USA Track and Field Coaching Certification (Or what I did this past weekend)

I’ve been thinking about doing this for a while. And.. you know, I’ve not just been running for a while, but I read A LOT of running books and running publications. I was expecting to be bored, and know most of it, and also hoping I would know most of it, and ALSO hoping I didn’t. You know?

Well, I did learn a lot. If you think about it, I only know about Distance and Biomechanics. And not what THEY call Distance, but just Halfs and Marathons and stuff.
 
Anyway, I signed up, found out that a few of my friends would be in attendance and decided I was gonna make the best of it. The schedule was a little crazy. Friday 6 to 10:30 pm (after a full day at work!), Saturday 8 am to 8 pm, and Sunday 8 am to 2:30 pm. Just 1 hour lunch on Saturday. Barbaric: I have no idea how to wake up at 7 anymore. It was a necessary pain.
 
Then I saw the Classes:
Philosophy
Physiology
Psychology
Bio-Motor Training
Training Theory
Endurance
Biomechanics
Sprints/Hurdles/Relays
Jumps
Throws
Multievents
 
Wow.
There was a lot in there I have never even touched. Or seen. I felt like an idiot assuming I knew so much. I really learned a lot. The funny thing is that having the Biomechanics part down, was KEY. Once you know the physics of movement, every sport can be broken down step by step (ha, pun intended!), it’s ALL TECHNIQUE. I  felt like I had an unfair advantage, even with things I’ve never bothered like the jumps (long jump, high jump, pole vault, triple jump) or the throws (shot put, discus, javelin, hammer) as they broke them down, all phases of balancing movement and momentum, as well as all the laws of physics you can apply to it. 
 
Fun Fact: Pole Vault can be a fun class. There’s a lot of fun vocabulary: penetration, hard poles, soft poles, bend the body on the pole. Not sure why I was the only one having a blast though. blush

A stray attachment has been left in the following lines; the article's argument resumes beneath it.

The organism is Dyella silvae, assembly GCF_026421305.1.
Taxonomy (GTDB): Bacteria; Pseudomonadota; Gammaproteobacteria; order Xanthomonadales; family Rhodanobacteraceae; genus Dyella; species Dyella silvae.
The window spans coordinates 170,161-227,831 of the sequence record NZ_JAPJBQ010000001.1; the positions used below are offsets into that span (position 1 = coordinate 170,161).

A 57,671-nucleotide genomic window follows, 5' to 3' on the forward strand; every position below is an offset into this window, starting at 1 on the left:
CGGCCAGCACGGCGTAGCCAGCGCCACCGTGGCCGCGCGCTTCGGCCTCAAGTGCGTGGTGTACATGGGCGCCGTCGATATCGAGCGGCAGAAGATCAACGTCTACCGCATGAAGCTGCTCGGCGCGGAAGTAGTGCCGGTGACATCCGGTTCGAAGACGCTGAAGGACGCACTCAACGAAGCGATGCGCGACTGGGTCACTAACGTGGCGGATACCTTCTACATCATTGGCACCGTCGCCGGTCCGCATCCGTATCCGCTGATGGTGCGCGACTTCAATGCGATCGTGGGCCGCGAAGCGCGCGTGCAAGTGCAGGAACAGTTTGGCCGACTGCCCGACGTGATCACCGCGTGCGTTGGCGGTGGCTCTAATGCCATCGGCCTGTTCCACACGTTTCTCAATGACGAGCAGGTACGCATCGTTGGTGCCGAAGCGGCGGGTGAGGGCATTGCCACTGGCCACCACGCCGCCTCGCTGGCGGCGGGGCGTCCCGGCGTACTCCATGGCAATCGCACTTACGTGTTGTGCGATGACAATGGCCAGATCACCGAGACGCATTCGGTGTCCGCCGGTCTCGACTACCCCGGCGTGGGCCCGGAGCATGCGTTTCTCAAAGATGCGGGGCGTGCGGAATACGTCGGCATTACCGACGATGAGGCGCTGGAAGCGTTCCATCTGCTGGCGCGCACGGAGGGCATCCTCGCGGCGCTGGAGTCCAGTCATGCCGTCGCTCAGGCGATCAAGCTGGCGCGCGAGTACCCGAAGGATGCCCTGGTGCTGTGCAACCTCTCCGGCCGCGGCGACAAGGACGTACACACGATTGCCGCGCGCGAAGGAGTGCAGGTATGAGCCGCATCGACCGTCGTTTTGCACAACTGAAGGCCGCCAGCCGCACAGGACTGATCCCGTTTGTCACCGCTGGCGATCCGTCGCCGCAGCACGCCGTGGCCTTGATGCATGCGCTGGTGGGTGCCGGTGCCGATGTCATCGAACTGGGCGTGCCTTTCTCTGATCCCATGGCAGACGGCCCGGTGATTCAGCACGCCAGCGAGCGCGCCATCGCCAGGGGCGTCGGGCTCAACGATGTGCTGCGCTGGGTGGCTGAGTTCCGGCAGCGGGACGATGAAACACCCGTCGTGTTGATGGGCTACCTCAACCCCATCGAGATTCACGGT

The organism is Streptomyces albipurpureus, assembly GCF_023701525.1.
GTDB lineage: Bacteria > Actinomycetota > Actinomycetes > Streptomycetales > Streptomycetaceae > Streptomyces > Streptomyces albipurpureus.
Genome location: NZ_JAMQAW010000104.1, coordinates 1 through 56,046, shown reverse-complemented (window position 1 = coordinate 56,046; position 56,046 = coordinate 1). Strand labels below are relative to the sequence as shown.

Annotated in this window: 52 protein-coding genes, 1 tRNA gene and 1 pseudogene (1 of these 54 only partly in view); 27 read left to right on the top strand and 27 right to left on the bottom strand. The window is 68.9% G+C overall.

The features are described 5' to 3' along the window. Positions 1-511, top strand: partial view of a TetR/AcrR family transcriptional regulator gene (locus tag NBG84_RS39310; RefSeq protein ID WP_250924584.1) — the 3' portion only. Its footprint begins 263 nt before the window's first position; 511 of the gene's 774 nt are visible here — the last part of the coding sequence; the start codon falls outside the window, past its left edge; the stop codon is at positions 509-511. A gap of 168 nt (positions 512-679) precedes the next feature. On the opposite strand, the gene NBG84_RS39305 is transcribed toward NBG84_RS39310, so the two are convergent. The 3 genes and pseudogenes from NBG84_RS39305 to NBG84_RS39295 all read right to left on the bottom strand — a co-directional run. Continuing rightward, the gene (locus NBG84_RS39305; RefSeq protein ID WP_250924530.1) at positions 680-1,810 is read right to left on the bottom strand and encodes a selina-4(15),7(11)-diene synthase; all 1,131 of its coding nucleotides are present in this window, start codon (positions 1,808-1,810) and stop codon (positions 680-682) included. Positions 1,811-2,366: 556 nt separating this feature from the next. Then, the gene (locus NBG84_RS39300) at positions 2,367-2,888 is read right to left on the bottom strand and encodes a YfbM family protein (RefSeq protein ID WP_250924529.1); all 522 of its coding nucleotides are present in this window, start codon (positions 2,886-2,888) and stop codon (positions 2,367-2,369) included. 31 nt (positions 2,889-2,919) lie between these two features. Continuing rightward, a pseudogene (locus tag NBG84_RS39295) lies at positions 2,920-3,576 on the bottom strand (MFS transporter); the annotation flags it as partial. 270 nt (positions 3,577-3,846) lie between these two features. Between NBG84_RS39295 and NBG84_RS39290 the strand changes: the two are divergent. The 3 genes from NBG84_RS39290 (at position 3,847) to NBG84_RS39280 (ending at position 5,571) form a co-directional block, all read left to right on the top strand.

So, Physiology and Endurance and Training Theory were VERY interesting. I learned a lot and here is a little snapshot of things to think about:
– There are no bad workouts, just bad reasons to do a workout. For example, why do mile repeats? What is that accomplishing, what are you giving up in return and what are you gaining, and how soon? Is it worth it? After we went over the science, I am not sure I’ll ever bother with mile reps anymore!
– Best workout to do the day after a long run is NOT a recovery run, add some speed/accelerations/maybe not a full workout but add some quality! why? endurance is down, work on the rest, your physiology is ready!
– Your first 7 seconds of every race are free!! did you know that? Check out what ATP does!
– When you’re over 30, you don’t produce any Human Growth Hormone anymore (so your recovery slows down). When you do speedwork, you produce HGO!
– One key thing is we shouldn’t see ourselves (or the people we coach) as Runners. You should see yourself, and train, like an Athlete that Runs. It is quite a different thing. 
Best workout for distance runners: the threshold run. Do you know how to do reps of aerobic or anaerobic of both? How do you pick what intervals are better fitted for your training program? So many things I had never thought before… Why does the Billat 30-30 work so well? Well, I will be going over these things soon, if you’re interested!
 
Now, I gotta reread the book and take a 200 question test. I’ll be reading (sleeping with the book on top of me!) over there. PS: definitely worth it!

USA Track and Field Coaching Certification (Or what I did this past weekend)

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